The discovery of X-rays was first reported at the end of 1895 when Wilhelm Conrad Rontgen was conducting experiments with electrostatic charges and cathode ray tubes. In 2008, we have such medical imaging technology as computed tomography (CT), magnetic resonance imaging (MRI), or positron emission topography (PET). It might sound as though x-rays are antiquated. But they’re not.

Figure 1. The PimaxScan combines digital and analog circuitry to provide a robust imaging system for X-ray angiography.

Angiography is an x-ray-based medical image processing technique that shows soft tissues such as arteries, veins, and organs. During a procedure, a patient receives an injection of a radiocontrast agent, which is absorbed by the x-rays to highlight the vascular structures. The acquired image - the angiogram - also includes the surrounding structures such as bones and organs. For doctors who need to see a patient’s blood vessels, bones and organs can obstruct the physician’s view.

An imaging method called digital subtraction angiography removes the undesirable structures. With digital subtraction angiography, the technician first acquires an image without the contrast agent in the patient’s bloodstream, then subtracts it from the image with the contrast agent. The resulting image highlights the bloodstream and shows other structures in the background with very low contrast. Thus, digital subtraction angiography is useful for diagnosing conditions such as arterial and venous occlusions, and cerebral aneurysms.

A medical equipment manufacturer in Argentina wanted to add value to their existing x-ray angiography systems and contacted Dr. Guillermo Sentoni of UADE (Universidad Argentina de la Empresa). “They wanted to incorporate digital acquisition and processing modules to their machines,” he explained. “Because we used off-the-shelf components, we were able to bring an affordable product to the market within two years of its inception.”

Analog/Digital Hybrid

The PimaxScan is an analog/digital hybrid imaging system. The analog radiology module produces the x-ray image, which is then rendered visible to the eye with an intensifier. The visible x-ray image is then captured by a high-resolution digital camera and transferred to the image processing module, where it can be processed with software. A module prints and stores the images.

“Adding the intensifier lets us convert an analog system to a digital one,” said Dr. Sentoni. “We used the existing analog circuitry to connect the new digital components.” He added that the cost of the hybrid system is on par with the original analog system, making digital medical equipment affordable for developing countries. “If existing medical equipment can be retro-fitted with new components, developing countries will be able to offer the latest technologies to patients,” he said.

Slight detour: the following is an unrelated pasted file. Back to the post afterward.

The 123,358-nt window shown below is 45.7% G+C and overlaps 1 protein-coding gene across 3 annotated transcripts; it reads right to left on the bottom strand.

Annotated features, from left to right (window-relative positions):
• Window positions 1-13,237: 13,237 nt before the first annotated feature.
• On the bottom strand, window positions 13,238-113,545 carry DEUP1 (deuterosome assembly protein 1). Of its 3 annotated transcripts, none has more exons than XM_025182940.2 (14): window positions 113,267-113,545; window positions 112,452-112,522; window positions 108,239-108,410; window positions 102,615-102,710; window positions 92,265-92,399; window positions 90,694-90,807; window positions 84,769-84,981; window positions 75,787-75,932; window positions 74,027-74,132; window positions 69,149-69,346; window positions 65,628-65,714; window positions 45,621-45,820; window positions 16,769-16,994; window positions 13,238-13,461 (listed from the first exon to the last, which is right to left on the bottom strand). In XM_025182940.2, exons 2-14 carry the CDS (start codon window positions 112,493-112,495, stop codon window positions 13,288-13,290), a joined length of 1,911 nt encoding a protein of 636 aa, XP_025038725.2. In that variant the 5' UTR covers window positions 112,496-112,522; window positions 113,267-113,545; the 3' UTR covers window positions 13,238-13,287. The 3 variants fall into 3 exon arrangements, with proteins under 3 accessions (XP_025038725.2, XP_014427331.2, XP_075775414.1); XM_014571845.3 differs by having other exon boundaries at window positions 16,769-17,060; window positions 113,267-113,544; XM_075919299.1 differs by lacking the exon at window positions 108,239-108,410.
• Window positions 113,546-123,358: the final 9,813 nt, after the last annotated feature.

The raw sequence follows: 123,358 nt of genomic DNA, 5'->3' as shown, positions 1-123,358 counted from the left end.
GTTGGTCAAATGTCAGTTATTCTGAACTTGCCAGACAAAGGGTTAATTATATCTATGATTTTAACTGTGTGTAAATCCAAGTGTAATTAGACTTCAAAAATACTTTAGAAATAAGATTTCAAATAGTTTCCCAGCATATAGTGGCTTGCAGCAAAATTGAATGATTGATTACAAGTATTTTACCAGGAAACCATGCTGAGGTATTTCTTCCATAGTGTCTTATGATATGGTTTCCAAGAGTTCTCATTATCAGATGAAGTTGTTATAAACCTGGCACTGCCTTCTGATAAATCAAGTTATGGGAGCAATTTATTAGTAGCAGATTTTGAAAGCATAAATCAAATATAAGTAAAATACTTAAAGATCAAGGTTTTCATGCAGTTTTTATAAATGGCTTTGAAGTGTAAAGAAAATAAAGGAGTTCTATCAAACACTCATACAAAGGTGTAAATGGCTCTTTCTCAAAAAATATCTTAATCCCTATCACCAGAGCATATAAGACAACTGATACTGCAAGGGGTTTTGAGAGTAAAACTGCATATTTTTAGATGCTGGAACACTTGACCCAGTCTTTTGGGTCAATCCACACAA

The digital components of PimaxScan include a Uniqvision UP930 Camera Link camera, a Matrox Helios XCL frame grabber, and an embedded PC fitted with an Intel 915-based motherboard and an Intel Pentium 4 processor. The system runs Windows XP Embedded. All the software was designed in C++ and built with the Matrox Imaging Library (MIL). Not only does the software control image acquisition, display, and archiving, but the image processing as well. “MIL provides all the algorithms and functions for processing. In particular, we used the Edge Finder module for border detection, as well as low-pass filters, recursive filters, rotations, and digital subtraction,” explained Dr. Sentoni. “We also used some LUTs to enhance the images for display on dual-screen terminals.”

Compression Obstacles

Figure 2. PimaxScan’s digital components include a Uniqvision UP930 Camera Link camera, a Matrox Helios XCL frame grabber, and an embedded PC based on an Intel 915-based motherboard and Intel Pentium 4 processor.

Dr. Sentoni’s greatest challenge was to find affordable components that could support the bandwidth without compressing the data. In Argentina and elsewhere, medical regulators prohibit image compression because of the potential to lose vital image data. “The core of the system acquires, processes, stores, and displays 1024 × 1024 images at 30 fps. That generates 300 Mbps of information, which uses a good deal of the practical available PCI bandwidth,” he said. “Our intention was to develop an affordable medical device, and that could only be fulfilled with off-the-shelf hardware.”

But not all hardware combinations were equal. Dr. Sentoni discovered that visualization, an essential feature of medical imaging systems, could only be achieved with the 915-based motherboard and Pentium 4 chipset.

Dr. Sentoni believes that Matrox Imaging’s hardware and software products played a key role in the project’s success. Once development began, Dr. Sentoni realized the combination of an easy-to-use API, the simplicity of integrating the hardware components, and customer support proved they made the right choice.

More Information

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